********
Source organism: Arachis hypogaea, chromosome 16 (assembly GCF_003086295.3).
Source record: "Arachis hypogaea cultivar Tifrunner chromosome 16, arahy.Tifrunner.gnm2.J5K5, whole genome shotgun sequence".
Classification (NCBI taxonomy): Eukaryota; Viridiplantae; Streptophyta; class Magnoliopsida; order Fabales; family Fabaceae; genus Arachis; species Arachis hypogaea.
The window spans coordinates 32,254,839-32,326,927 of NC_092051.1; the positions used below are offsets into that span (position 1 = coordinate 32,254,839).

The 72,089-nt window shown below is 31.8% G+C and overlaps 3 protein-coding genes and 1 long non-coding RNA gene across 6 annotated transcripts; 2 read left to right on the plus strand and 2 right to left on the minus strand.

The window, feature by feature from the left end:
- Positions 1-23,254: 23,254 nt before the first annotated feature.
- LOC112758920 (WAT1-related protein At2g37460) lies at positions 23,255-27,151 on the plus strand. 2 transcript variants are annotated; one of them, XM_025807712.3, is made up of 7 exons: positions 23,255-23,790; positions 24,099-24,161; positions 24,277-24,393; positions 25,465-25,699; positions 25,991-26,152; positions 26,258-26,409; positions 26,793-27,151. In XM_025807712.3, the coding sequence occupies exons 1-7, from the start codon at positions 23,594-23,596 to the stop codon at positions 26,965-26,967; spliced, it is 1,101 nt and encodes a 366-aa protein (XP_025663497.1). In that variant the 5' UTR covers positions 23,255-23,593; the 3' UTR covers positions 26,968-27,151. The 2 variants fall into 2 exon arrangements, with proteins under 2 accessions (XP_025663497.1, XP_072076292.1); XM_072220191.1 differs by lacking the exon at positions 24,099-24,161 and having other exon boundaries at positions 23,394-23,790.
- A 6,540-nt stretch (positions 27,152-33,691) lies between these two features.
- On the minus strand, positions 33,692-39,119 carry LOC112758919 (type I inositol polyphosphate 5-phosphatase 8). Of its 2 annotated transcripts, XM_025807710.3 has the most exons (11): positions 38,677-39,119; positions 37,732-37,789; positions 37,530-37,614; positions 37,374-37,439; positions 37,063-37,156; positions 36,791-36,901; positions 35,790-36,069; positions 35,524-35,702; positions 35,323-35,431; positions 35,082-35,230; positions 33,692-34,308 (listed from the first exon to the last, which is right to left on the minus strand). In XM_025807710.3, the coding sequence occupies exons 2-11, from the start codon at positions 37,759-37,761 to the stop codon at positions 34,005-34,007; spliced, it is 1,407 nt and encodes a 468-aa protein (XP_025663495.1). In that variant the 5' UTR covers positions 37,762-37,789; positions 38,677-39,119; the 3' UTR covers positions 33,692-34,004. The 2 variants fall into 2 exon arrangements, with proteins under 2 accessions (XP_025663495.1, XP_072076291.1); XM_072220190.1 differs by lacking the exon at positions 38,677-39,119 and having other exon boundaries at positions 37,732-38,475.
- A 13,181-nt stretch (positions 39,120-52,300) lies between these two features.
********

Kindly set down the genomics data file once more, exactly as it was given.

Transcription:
Source organism: Arachis hypogaea, chromosome 16 (assembly GCF_003086295.3).
Source record: "Arachis hypogaea cultivar Tifrunner chromosome 16, arahy.Tifrunner.gnm2.J5K5, whole genome shotgun sequence".
Classification (NCBI taxonomy): Eukaryota; Viridiplantae; Streptophyta; class Magnoliopsida; order Fabales; family Fabaceae; genus Arachis; species Arachis hypogaea.
The window spans coordinates 32,254,839-32,326,927 of NC_092051.1; the positions used below are offsets into that span (position 1 = coordinate 32,254,839).

The 72,089-nt window shown below is 31.8% G+C and overlaps 3 protein-coding genes and 1 long non-coding RNA gene across 6 annotated transcripts; 2 read left to right on the plus strand and 2 right to left on the minus strand.

The window, feature by feature from the left end:
- Positions 1-23,254: 23,254 nt before the first annotated feature.
- LOC112758920 (WAT1-related protein At2g37460) lies at positions 23,255-27,151 on the plus strand. 2 transcript variants are annotated; one of them, XM_025807712.3, is made up of 7 exons: positions 23,255-23,790; positions 24,099-24,161; positions 24,277-24,393; positions 25,465-25,699; positions 25,991-26,152; positions 26,258-26,409; positions 26,793-27,151. In XM_025807712.3, the coding sequence occupies exons 1-7, from the start codon at positions 23,594-23,596 to the stop codon at positions 26,965-26,967; spliced, it is 1,101 nt and encodes a 366-aa protein (XP_025663497.1). In that variant the 5' UTR covers positions 23,255-23,593; the 3' UTR covers positions 26,968-27,151. The 2 variants fall into 2 exon arrangements, with proteins under 2 accessions (XP_025663497.1, XP_072076292.1); XM_072220191.1 differs by lacking the exon at positions 24,099-24,161 and having other exon boundaries at positions 23,394-23,790.
- A 6,540-nt stretch (positions 27,152-33,691) lies between these two features.
- On the minus strand, positions 33,692-39,119 carry LOC112758919 (type I inositol polyphosphate 5-phosphatase 8). Of its 2 annotated transcripts, XM_025807710.3 has the most exons (11): positions 38,677-39,119; positions 37,732-37,789; positions 37,530-37,614; positions 37,374-37,439; positions 37,063-37,156; positions 36,791-36,901; positions 35,790-36,069; positions 35,524-35,702; positions 35,323-35,431; positions 35,082-35,230; positions 33,692-34,308 (listed from the first exon to the last, which is right to left on the minus strand). In XM_025807710.3, the coding sequence occupies exons 2-11, from the start codon at positions 37,759-37,761 to the stop codon at positions 34,005-34,007; spliced, it is 1,407 nt and encodes a 468-aa protein (XP_025663495.1). In that variant the 5' UTR covers positions 37,762-37,789; positions 38,677-39,119; the 3' UTR covers positions 33,692-34,004. The 2 variants fall into 2 exon arrangements, with proteins under 2 accessions (XP_025663495.1, XP_072076291.1); XM_072220190.1 differs by lacking the exon at positions 38,677-39,119 and having other exon boundaries at positions 37,732-38,475.
- A 13,181-nt stretch (positions 39,120-52,300) lies between these two features.